M. Clijmans et al. 3 or greater and an IOTN AC score of at least 5 were considered as clinical need for treatment (26).
Statistical analysis All analyses were performed using SAS software, version 9.2 of the SAS System for Windows. Groups were compared with Fisher’s Exact and Mann–Whitney U-tests. Spearman correlations were used to evaluate associations between variables on ordinal or continuous scale. Linear regression models were used to verify if the association between OHIP and treatment need is moderated by SE (Rosenberg) or norm-referenced personality scores (norm reference on age or gender). Hence, interest was in the potential interaction with treatment need. Age and gender were added in all models as main effects. Results are given with AC and DHC on original scale and after dichotomization. P values smaller than 0.05 were considered significant. Corrections for multiple testing (false discovery rate) were done. The sample size was determined on practical considerations, namely, every healthy adult was asked to complete the questionnaires between November 2011 and January 2014. The sample size was not explicitly based on a priori sample size calculation. For example, with a sample size of 189, the present study had 80 per cent power to detect a moderation effect in the regression model with a semi-partial correlation of 0.205.
Results In total, 189 adults, 55 males (29.1 per cent) and 134 females (70.9 per cent), with a mean age of 31.3 years (SD: 12.3; range: 17–64 years) completed the questionnaires. The majority of them were Caucasian (167; 88.4 per cent) and 22 (11.6 per cent) were of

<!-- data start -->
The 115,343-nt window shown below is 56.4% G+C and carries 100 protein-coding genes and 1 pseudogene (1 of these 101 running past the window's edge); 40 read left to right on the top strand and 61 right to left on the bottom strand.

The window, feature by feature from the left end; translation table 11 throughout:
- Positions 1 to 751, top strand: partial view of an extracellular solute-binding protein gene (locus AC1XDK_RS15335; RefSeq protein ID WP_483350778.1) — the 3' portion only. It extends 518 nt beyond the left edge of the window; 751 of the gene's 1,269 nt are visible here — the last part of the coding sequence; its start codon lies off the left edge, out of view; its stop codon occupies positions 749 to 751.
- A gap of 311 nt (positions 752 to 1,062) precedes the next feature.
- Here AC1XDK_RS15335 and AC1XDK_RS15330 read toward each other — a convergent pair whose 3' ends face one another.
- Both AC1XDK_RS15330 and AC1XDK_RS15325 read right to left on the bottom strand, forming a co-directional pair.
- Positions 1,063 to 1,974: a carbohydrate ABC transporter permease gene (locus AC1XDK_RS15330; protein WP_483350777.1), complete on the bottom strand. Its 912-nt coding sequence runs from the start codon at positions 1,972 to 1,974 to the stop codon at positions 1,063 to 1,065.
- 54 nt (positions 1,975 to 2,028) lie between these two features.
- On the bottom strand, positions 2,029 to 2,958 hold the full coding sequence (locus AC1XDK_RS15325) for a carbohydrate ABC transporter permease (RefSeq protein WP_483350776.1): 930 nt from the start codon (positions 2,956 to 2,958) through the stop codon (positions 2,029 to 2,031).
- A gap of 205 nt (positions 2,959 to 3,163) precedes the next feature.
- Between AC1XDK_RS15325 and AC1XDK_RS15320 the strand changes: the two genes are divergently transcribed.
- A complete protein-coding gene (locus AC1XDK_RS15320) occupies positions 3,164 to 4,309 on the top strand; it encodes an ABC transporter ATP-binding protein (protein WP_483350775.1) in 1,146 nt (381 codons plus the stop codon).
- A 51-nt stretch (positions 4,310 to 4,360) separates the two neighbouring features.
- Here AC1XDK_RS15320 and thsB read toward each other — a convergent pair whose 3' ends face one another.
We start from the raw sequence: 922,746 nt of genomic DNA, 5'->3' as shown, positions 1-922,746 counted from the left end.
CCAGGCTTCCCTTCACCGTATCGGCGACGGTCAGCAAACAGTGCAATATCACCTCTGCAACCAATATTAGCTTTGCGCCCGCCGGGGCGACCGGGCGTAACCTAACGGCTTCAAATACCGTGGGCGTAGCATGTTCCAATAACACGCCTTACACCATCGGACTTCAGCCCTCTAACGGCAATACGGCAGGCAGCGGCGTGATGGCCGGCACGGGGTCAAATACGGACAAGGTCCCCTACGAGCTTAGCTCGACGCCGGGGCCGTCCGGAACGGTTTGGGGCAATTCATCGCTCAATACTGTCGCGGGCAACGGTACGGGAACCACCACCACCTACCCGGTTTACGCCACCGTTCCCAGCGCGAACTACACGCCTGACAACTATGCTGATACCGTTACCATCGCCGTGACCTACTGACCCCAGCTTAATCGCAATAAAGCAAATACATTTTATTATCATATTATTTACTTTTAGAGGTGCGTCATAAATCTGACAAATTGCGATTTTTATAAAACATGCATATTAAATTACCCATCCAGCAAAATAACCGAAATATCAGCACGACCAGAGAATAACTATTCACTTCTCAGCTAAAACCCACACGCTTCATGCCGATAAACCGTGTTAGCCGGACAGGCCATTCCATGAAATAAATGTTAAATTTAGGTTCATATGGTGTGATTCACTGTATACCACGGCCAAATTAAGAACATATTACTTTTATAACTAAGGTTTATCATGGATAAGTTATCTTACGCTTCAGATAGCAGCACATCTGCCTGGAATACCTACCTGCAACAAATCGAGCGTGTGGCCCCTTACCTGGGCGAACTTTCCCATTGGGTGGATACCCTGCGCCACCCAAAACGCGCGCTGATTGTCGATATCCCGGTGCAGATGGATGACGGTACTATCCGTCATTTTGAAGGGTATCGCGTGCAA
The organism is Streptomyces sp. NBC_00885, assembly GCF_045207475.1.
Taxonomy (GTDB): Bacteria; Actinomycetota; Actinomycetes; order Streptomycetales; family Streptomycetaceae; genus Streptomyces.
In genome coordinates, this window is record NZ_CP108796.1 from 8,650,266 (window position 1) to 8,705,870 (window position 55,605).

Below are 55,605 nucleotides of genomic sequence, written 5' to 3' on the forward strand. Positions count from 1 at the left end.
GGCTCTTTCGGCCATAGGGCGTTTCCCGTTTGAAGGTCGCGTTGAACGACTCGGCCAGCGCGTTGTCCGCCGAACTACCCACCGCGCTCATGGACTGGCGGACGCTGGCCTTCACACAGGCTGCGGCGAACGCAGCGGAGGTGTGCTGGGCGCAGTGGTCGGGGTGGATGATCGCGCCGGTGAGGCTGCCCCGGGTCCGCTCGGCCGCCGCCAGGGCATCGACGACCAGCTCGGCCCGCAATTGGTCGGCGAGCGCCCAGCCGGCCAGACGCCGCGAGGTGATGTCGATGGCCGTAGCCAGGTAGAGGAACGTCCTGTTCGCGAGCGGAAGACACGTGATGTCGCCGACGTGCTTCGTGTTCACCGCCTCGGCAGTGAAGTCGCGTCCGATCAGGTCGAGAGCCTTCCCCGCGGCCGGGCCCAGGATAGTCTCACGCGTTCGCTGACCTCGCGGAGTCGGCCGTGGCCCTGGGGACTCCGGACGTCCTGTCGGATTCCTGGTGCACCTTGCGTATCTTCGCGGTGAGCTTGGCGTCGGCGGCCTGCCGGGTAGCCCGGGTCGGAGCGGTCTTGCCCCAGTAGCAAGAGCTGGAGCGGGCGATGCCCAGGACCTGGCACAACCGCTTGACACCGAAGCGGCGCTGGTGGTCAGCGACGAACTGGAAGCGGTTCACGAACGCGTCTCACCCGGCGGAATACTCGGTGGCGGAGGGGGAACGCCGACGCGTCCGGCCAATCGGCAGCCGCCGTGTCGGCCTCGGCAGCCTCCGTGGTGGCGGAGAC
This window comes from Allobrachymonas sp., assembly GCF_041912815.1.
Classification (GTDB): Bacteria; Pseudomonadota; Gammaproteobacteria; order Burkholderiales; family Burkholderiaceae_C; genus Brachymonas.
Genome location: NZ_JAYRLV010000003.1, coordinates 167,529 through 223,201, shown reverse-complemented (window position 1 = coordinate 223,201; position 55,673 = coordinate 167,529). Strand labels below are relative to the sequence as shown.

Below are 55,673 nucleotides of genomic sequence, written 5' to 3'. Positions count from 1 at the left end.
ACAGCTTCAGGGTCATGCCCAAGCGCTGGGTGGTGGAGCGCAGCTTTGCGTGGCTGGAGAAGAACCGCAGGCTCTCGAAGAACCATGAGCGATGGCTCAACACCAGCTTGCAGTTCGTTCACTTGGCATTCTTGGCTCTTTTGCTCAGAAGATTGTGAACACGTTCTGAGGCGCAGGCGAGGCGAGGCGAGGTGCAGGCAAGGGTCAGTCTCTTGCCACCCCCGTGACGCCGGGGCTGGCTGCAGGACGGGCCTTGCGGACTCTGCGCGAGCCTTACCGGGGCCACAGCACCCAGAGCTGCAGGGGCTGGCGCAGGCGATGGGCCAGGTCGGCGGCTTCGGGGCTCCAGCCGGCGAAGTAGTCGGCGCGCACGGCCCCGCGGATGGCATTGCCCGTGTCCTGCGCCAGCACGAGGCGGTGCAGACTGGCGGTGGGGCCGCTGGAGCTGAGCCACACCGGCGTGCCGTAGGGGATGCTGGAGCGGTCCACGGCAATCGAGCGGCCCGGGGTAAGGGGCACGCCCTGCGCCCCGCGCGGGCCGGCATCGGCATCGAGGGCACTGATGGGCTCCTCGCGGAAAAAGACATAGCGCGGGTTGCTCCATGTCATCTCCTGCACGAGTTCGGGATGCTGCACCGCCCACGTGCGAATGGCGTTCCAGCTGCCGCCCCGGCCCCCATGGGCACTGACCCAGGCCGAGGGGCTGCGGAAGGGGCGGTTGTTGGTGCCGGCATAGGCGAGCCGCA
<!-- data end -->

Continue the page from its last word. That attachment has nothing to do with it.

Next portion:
other ethnic origins. Fifty-five adults were found to have need for combined orthodontic–orthognatic treatment. Descriptive statistics for the main variables, namely OHRQoL, orthodontic treatment need, SE, and personality traits are presented in Table 1. Total OHIP-14 scores range from 0 to 39 with a mean of 10.7 (SD: 8.0) with no significant differences according to gender or age group. The age group above 50 years shows a higher OHIP14 score, indicating a worse OHRQoL than the other age groups. The AC and DHC of IOTN showed a mean of approximately 4.0 (SD: 2.2) and 3.3 (SD: 1.0), respectively, and this did not differ significantly over all three age groups or gender. All levels of severity are present in the sample as shown in Table 2. 79.36 per cent can be classified as having need for orthodontic treatment according to the DHC of the IOTN, while only 38.09 per cent has a need for orthodontic treatment according to the AC of the IOTN. Regarding SE, the scores range from 0 up to 30 with a mean of 21.1 (SD: 5.2). Most of the personality traits range from 1 up to 9 and have varying means. The results are rather similar for men and women and according to the different age groups. According to the univariate analyses, there is a modest to weak association between treatment need and OHRQoL as measured by the total OHIP-14 score (Table 3). When there is a higher treatment need, the OHIP-14 scores are higher, thus indicating a worse OHRQoL. For the different domains of the OHIP-14, significant associations can be found for the functional limitations, physical discomfort, psychological discomfort, and psychological disability domains. These associations also appear to be moderate to weak. After dichotomizing the IOTN scores [DHC < 3 (n = 39) versus DHC ≥ 3 (n = 150); AC < 5 (n = 117) versus AC ≥ 5 (n = 72)], evidence for a difference in OHIP between both groups diminishes.